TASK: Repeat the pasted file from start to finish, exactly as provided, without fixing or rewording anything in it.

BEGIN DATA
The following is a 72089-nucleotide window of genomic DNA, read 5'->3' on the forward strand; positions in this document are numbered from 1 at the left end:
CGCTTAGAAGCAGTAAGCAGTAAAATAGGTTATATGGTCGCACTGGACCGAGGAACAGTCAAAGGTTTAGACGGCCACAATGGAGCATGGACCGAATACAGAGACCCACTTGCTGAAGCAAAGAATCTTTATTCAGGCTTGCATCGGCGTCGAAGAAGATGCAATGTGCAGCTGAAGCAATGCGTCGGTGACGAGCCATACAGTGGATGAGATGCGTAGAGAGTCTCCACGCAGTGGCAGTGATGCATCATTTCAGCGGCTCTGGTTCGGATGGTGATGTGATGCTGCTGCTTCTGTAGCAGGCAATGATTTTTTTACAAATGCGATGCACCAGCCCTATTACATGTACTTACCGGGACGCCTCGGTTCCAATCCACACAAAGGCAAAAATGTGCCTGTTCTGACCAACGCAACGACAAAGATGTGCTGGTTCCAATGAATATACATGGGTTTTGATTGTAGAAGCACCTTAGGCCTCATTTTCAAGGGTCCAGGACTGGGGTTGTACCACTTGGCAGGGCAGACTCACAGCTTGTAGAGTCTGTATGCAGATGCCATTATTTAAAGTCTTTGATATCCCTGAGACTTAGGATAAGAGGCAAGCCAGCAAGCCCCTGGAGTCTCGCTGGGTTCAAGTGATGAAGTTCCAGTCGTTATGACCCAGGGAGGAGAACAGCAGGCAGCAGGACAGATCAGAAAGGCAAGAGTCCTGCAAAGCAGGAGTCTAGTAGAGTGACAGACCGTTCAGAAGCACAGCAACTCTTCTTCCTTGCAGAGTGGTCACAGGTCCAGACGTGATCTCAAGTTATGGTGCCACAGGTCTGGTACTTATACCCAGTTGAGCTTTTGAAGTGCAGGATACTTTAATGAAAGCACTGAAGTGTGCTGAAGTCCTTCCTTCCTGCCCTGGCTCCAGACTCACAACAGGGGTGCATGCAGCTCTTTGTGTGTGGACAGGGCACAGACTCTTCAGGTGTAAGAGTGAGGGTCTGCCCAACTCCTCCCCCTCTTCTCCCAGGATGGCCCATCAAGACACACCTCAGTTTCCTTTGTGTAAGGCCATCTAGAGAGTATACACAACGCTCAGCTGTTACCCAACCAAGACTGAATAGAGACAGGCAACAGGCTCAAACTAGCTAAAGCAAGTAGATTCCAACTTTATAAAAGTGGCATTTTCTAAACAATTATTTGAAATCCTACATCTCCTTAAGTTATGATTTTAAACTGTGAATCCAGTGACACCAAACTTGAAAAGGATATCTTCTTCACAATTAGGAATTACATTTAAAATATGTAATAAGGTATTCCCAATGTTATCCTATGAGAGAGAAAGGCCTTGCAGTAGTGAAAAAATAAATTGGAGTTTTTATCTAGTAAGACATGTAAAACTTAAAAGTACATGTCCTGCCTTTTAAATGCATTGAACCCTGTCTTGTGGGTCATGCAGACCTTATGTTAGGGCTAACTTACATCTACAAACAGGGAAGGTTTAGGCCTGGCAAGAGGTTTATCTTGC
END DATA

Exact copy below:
The following is a 72089-nucleotide window of genomic DNA, read 5'->3' on the forward strand; positions in this document are numbered from 1 at the left end:
CGCTTAGAAGCAGTAAGCAGTAAAATAGGTTATATGGTCGCACTGGACCGAGGAACAGTCAAAGGTTTAGACGGCCACAATGGAGCATGGACCGAATACAGAGACCCACTTGCTGAAGCAAAGAATCTTTATTCAGGCTTGCATCGGCGTCGAAGAAGATGCAATGTGCAGCTGAAGCAATGCGTCGGTGACGAGCCATACAGTGGATGAGATGCGTAGAGAGTCTCCACGCAGTGGCAGTGATGCATCATTTCAGCGGCTCTGGTTCGGATGGTGATGTGATGCTGCTGCTTCTGTAGCAGGCAATGATTTTTTTACAAATGCGATGCACCAGCCCTATTACATGTACTTACCGGGACGCCTCGGTTCCAATCCACACAAAGGCAAAAATGTGCCTGTTCTGACCAACGCAACGACAAAGATGTGCTGGTTCCAATGAATATACATGGGTTTTGATTGTAGAAGCACCTTAGGCCTCATTTTCAAGGGTCCAGGACTGGGGTTGTACCACTTGGCAGGGCAGACTCACAGCTTGTAGAGTCTGTATGCAGATGCCATTATTTAAAGTCTTTGATATCCCTGAGACTTAGGATAAGAGGCAAGCCAGCAAGCCCCTGGAGTCTCGCTGGGTTCAAGTGATGAAGTTCCAGTCGTTATGACCCAGGGAGGAGAACAGCAGGCAGCAGGACAGATCAGAAAGGCAAGAGTCCTGCAAAGCAGGAGTCTAGTAGAGTGACAGACCGTTCAGAAGCACAGCAACTCTTCTTCCTTGCAGAGTGGTCACAGGTCCAGACGTGATCTCAAGTTATGGTGCCACAGGTCTGGTACTTATACCCAGTTGAGCTTTTGAAGTGCAGGATACTTTAATGAAAGCACTGAAGTGTGCTGAAGTCCTTCCTTCCTGCCCTGGCTCCAGACTCACAACAGGGGTGCATGCAGCTCTTTGTGTGTGGACAGGGCACAGACTCTTCAGGTGTAAGAGTGAGGGTCTGCCCAACTCCTCCCCCTCTTCTCCCAGGATGGCCCATCAAGACACACCTCAGTTTCCTTTGTGTAAGGCCATCTAGAGAGTATACACAACGCTCAGCTGTTACCCAACCAAGACTGAATAGAGACAGGCAACAGGCTCAAACTAGCTAAAGCAAGTAGATTCCAACTTTATAAAAGTGGCATTTTCTAAACAATTATTTGAAATCCTACATCTCCTTAAGTTATGATTTTAAACTGTGAATCCAGTGACACCAAACTTGAAAAGGATATCTTCTTCACAATTAGGAATTACATTTAAAATATGTAATAAGGTATTCCCAATGTTATCCTATGAGAGAGAAAGGCCTTGCAGTAGTGAAAAAATAAATTGGAGTTTTTATCTAGTAAGACATGTAAAACTTAAAAGTACATGTCCTGCCTTTTAAATGCATTGAACCCTGTCTTGTGGGTCATGCAGACCTTATGTTAGGGCTAACTTACATCTACAAACAGGGAAGGTTTAGGCCTGGCAAGAGGTTTATCTTGC